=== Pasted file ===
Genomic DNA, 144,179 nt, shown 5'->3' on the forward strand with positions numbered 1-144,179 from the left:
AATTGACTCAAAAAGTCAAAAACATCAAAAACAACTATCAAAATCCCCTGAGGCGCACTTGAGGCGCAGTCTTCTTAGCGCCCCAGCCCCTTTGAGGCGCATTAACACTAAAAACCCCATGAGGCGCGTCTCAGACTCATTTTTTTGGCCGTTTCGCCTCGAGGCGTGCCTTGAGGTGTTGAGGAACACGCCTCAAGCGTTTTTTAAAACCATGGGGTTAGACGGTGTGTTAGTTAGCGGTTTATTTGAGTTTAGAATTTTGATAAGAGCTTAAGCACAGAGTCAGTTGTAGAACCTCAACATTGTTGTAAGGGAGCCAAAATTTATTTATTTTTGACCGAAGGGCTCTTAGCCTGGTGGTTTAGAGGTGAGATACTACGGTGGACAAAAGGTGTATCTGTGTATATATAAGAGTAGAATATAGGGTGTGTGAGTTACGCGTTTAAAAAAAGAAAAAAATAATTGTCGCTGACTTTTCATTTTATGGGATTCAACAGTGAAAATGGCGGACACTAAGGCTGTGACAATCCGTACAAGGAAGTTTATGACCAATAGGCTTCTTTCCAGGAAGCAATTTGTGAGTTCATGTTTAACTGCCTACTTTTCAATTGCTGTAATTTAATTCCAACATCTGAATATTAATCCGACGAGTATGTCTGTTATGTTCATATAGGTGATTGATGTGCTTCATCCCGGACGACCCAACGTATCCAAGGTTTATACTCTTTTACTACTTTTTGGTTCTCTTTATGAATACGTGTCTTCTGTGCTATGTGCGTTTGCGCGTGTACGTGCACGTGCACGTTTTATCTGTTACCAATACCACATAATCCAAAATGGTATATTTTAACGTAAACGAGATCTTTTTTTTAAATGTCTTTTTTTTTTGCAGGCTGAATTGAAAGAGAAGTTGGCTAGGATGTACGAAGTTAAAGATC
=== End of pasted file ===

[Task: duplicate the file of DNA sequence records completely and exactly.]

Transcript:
Genomic DNA, 144,179 nt, shown 5'->3' on the forward strand with positions numbered 1-144,179 from the left:
AATTGACTCAAAAAGTCAAAAACATCAAAAACAACTATCAAAATCCCCTGAGGCGCACTTGAGGCGCAGTCTTCTTAGCGCCCCAGCCCCTTTGAGGCGCATTAACACTAAAAACCCCATGAGGCGCGTCTCAGACTCATTTTTTTGGCCGTTTCGCCTCGAGGCGTGCCTTGAGGTGTTGAGGAACACGCCTCAAGCGTTTTTTAAAACCATGGGGTTAGACGGTGTGTTAGTTAGCGGTTTATTTGAGTTTAGAATTTTGATAAGAGCTTAAGCACAGAGTCAGTTGTAGAACCTCAACATTGTTGTAAGGGAGCCAAAATTTATTTATTTTTGACCGAAGGGCTCTTAGCCTGGTGGTTTAGAGGTGAGATACTACGGTGGACAAAAGGTGTATCTGTGTATATATAAGAGTAGAATATAGGGTGTGTGAGTTACGCGTTTAAAAAAAGAAAAAAATAATTGTCGCTGACTTTTCATTTTATGGGATTCAACAGTGAAAATGGCGGACACTAAGGCTGTGACAATCCGTACAAGGAAGTTTATGACCAATAGGCTTCTTTCCAGGAAGCAATTTGTGAGTTCATGTTTAACTGCCTACTTTTCAATTGCTGTAATTTAATTCCAACATCTGAATATTAATCCGACGAGTATGTCTGTTATGTTCATATAGGTGATTGATGTGCTTCATCCCGGACGACCCAACGTATCCAAGGTTTATACTCTTTTACTACTTTTTGGTTCTCTTTATGAATACGTGTCTTCTGTGCTATGTGCGTTTGCGCGTGTACGTGCACGTGCACGTTTTATCTGTTACCAATACCACATAATCCAAAATGGTATATTTTAACGTAAACGAGATCTTTTTTTTAAATGTCTTTTTTTTTTGCAGGCTGAATTGAAAGAGAAGTTGGCTAGGATGTACGAAGTTAAAGATC